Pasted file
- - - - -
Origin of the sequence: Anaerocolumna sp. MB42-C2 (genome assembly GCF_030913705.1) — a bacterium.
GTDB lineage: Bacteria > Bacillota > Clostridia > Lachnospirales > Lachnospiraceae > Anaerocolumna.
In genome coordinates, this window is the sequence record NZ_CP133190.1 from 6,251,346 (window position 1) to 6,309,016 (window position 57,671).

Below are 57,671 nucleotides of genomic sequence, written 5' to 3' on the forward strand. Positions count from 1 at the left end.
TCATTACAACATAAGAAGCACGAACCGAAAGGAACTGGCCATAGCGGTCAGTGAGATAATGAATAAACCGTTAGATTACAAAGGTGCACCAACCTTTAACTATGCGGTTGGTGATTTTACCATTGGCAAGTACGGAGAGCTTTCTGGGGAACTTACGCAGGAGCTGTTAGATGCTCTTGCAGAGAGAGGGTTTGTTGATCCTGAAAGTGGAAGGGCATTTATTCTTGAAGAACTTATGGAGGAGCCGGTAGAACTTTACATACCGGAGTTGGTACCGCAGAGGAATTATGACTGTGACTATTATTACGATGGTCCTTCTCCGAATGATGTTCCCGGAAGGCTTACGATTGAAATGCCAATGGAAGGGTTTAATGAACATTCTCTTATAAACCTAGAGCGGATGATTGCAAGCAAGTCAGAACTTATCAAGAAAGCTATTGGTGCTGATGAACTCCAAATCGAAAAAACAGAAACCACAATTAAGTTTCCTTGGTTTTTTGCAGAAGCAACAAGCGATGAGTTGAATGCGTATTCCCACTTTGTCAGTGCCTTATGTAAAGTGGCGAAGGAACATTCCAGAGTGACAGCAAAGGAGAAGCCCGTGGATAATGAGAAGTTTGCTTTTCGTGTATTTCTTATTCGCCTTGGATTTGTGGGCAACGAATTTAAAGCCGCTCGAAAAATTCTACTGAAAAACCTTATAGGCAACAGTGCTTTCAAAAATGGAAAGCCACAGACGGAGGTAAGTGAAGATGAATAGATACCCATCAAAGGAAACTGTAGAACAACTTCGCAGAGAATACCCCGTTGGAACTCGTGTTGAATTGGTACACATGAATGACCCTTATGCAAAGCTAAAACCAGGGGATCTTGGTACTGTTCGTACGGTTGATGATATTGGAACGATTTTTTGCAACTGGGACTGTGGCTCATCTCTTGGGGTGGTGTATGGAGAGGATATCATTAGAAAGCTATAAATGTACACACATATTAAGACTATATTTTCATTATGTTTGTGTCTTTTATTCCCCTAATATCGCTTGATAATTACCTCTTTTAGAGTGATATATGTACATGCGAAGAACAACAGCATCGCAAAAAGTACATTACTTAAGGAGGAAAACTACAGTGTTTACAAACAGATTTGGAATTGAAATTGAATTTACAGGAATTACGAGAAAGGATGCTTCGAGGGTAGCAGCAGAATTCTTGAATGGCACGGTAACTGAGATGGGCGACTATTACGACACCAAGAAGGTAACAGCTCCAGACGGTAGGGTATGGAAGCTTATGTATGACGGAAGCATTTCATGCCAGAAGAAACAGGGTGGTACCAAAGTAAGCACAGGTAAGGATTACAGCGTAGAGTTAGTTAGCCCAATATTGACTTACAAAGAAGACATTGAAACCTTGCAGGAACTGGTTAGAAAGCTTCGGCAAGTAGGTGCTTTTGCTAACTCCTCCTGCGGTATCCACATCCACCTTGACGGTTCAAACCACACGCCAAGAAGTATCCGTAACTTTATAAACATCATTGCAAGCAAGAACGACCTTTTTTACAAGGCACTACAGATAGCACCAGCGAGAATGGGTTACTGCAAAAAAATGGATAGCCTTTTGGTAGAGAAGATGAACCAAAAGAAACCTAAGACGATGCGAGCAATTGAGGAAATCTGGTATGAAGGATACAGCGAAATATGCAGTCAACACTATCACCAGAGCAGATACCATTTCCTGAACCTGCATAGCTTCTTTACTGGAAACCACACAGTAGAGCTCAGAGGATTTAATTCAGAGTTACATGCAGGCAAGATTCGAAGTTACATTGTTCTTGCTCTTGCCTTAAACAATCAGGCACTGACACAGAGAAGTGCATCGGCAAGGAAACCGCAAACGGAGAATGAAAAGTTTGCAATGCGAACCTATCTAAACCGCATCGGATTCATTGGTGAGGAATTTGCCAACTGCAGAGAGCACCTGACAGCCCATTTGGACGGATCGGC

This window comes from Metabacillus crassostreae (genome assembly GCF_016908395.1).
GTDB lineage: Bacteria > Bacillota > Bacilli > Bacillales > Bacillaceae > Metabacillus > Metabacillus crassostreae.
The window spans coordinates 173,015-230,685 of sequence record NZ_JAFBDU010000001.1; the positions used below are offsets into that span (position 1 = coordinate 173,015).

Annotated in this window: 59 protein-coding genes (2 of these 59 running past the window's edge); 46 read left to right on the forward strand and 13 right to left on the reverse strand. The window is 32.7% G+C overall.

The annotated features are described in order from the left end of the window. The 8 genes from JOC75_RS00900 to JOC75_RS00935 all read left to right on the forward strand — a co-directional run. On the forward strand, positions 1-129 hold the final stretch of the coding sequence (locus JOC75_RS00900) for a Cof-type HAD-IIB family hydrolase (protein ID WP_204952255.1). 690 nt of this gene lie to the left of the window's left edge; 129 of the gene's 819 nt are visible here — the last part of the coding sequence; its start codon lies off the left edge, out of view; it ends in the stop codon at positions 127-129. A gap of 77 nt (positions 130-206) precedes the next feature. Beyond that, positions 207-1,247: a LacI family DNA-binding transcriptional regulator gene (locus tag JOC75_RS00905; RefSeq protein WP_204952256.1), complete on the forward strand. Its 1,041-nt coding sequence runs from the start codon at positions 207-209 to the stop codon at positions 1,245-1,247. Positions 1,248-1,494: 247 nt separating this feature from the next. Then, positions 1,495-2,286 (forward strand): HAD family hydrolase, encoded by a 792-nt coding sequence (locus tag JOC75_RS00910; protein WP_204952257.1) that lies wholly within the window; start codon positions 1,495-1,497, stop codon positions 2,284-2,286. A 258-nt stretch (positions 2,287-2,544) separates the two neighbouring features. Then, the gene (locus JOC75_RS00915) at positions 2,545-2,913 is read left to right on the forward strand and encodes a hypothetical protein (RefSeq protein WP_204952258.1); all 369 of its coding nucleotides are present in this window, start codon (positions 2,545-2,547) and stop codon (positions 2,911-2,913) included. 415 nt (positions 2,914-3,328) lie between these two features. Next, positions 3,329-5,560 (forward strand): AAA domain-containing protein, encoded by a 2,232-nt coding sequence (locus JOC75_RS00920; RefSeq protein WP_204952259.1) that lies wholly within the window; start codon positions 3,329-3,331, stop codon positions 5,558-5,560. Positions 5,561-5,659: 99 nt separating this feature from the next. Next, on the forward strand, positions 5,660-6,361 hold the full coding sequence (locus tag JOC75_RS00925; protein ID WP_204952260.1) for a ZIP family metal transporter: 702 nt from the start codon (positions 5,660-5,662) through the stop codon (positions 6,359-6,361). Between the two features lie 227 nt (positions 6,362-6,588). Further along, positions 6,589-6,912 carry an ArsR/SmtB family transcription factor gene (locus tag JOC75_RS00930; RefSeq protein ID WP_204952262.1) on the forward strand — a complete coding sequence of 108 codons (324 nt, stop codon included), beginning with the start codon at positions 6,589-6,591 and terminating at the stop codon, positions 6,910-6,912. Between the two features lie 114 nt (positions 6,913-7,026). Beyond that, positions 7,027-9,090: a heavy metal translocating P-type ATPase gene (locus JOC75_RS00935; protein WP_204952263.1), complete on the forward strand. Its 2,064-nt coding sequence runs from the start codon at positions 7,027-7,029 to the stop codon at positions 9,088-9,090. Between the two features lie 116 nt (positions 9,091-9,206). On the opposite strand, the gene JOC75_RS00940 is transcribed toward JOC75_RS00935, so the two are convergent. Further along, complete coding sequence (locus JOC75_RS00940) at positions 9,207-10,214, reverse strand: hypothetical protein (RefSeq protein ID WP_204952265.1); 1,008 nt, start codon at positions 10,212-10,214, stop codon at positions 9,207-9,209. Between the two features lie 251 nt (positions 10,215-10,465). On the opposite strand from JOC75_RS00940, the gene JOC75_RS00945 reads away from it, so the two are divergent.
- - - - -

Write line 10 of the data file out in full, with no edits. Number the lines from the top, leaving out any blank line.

The annotated features are described in order from the left end of the window. The 8 genes from JOC75_RS00900 to JOC75_RS00935 all read left to right on the forward strand — a co-directional run. On the forward strand, positions 1-129 hold the final stretch of the coding sequence (locus JOC75_RS00900) for a Cof-type HAD-IIB family hydrolase (protein ID WP_204952255.1). 690 nt of this gene lie to the left of the window's left edge; 129 of the gene's 819 nt are visible here — the last part of the coding sequence; its start codon lies off the left edge, out of view; it ends in the stop codon at positions 127-129. A gap of 77 nt (positions 130-206) precedes the next feature. Beyond that, positions 207-1,247: a LacI family DNA-binding transcriptional regulator gene (locus tag JOC75_RS00905; RefSeq protein WP_204952256.1), complete on the forward strand. Its 1,041-nt coding sequence runs from the start codon at positions 207-209 to the stop codon at positions 1,245-1,247. Positions 1,248-1,494: 247 nt separating this feature from the next. Then, positions 1,495-2,286 (forward strand): HAD family hydrolase, encoded by a 792-nt coding sequence (locus tag JOC75_RS00910; protein WP_204952257.1) that lies wholly within the window; start codon positions 1,495-1,497, stop codon positions 2,284-2,286. A 258-nt stretch (positions 2,287-2,544) separates the two neighbouring features. Then, the gene (locus JOC75_RS00915) at positions 2,545-2,913 is read left to right on the forward strand and encodes a hypothetical protein (RefSeq protein WP_204952258.1); all 369 of its coding nucleotides are present in this window, start codon (positions 2,545-2,547) and stop codon (positions 2,911-2,913) included. 415 nt (positions 2,914-3,328) lie between these two features. Next, positions 3,329-5,560 (forward strand): AAA domain-containing protein, encoded by a 2,232-nt coding sequence (locus JOC75_RS00920; RefSeq protein WP_204952259.1) that lies wholly within the window; start codon positions 3,329-3,331, stop codon positions 5,558-5,560. Positions 5,561-5,659: 99 nt separating this feature from the next. Next, on the forward strand, positions 5,660-6,361 hold the full coding sequence (locus tag JOC75_RS00925; protein ID WP_204952260.1) for a ZIP family metal transporter: 702 nt from the start codon (positions 5,660-5,662) through the stop codon (positions 6,359-6,361). Between the two features lie 227 nt (positions 6,362-6,588). Further along, positions 6,589-6,912 carry an ArsR/SmtB family transcription factor gene (locus tag JOC75_RS00930; RefSeq protein ID WP_204952262.1) on the forward strand — a complete coding sequence of 108 codons (324 nt, stop codon included), beginning with the start codon at positions 6,589-6,591 and terminating at the stop codon, positions 6,910-6,912. Between the two features lie 114 nt (positions 6,913-7,026). Beyond that, positions 7,027-9,090: a heavy metal translocating P-type ATPase gene (locus JOC75_RS00935; protein WP_204952263.1), complete on the forward strand. Its 2,064-nt coding sequence runs from the start codon at positions 7,027-7,029 to the stop codon at positions 9,088-9,090. Between the two features lie 116 nt (positions 9,091-9,206). On the opposite strand, the gene JOC75_RS00940 is transcribed toward JOC75_RS00935, so the two are convergent. Further along, complete coding sequence (locus JOC75_RS00940) at positions 9,207-10,214, reverse strand: hypothetical protein (RefSeq protein ID WP_204952265.1); 1,008 nt, start codon at positions 10,212-10,214, stop codon at positions 9,207-9,209. Between the two features lie 251 nt (positions 10,215-10,465). On the opposite strand from JOC75_RS00940, the gene JOC75_RS00945 reads away from it, so the two are divergent.